Clover (centre; credit: Wikizilla) is composed of many different species. Teeth are inspired by anglerfish (top left; credit: David Shale/Minden Pictures) and piranha (bottom left; credit: Shore Excursions Group), panicked behaviour and overall body colour inspired by rampaging elephants (top; credit: AP ), panicked expression inspired by horses (top right; credit: EquiManagement) and ‘ear’ membrane inspired by frog/toad tympanic membrane (bottom left; credit: Carl Howe).

The more subtle features such as the eyes were inspired by ‘a spooked horse’ and the overall panicked behaviour was meant to mimic an elephant rampaging in a city. The aim of these links were to portray that Clover was in fact more of a lost and scared being in a strange place as opposed to a blood-thirsty monster. In fact, during the film, there were more lives lost to the rampant ‘alien fleas’ compared to the damage created by a spooked Clover. These fleas, or ‘Human Scale Parasites’ were dog-sized with spider-like legs and ant pincers (again, eek!). The toxins injected into humans from these flea bites caused bleeding of the eyes and eventual… explosion – side effects which are not far removed from the bite effects of a boomslang snake.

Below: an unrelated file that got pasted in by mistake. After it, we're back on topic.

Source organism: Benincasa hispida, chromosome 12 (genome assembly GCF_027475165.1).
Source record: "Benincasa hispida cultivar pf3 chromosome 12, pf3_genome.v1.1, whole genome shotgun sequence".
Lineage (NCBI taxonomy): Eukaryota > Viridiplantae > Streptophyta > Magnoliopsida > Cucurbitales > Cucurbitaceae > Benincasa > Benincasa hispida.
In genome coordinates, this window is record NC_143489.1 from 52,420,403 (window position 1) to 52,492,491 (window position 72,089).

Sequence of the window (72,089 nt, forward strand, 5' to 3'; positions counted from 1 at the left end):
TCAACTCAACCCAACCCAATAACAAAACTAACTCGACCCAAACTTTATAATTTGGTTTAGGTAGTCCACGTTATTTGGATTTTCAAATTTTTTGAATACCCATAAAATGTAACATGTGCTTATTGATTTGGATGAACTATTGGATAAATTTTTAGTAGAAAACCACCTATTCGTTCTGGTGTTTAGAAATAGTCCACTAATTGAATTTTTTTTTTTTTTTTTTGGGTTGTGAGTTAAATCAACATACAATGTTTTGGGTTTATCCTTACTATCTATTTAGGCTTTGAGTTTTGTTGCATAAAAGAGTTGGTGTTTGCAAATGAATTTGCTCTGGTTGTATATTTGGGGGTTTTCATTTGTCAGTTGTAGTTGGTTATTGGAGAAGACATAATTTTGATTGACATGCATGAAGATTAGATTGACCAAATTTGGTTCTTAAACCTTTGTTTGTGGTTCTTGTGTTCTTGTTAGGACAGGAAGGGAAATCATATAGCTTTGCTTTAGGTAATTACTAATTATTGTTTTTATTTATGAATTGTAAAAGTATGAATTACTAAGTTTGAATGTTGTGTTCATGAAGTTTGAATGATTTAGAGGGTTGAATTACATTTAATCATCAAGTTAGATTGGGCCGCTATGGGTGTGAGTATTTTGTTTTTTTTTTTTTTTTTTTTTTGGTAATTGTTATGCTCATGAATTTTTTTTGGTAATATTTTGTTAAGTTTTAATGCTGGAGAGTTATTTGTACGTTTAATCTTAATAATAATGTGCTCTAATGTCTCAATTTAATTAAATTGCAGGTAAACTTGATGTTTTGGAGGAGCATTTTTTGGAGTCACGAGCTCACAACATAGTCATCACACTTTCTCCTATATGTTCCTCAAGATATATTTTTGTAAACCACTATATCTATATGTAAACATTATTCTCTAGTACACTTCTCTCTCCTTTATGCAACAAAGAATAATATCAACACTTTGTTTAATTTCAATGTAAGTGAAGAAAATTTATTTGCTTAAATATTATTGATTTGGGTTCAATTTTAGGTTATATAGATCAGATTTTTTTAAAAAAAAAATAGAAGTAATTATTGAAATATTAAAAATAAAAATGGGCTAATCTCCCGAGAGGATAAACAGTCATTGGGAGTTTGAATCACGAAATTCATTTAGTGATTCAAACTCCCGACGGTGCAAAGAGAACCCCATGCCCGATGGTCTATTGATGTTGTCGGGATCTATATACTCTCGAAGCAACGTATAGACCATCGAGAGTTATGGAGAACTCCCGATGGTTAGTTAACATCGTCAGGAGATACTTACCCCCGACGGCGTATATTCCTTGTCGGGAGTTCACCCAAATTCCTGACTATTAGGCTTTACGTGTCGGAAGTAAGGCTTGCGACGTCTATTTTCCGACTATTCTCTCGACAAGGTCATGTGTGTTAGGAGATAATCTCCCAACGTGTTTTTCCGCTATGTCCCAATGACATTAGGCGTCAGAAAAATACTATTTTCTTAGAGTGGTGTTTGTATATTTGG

Goodnight and sleep tight

We hope you enjoyed this exploration into the darker side of the natural world, and wish you pleasant festivities however you choose to celebrate the autumnal season. For more content on the latest methods in ecology and evolution check out the MEE blog, podcast, and social media.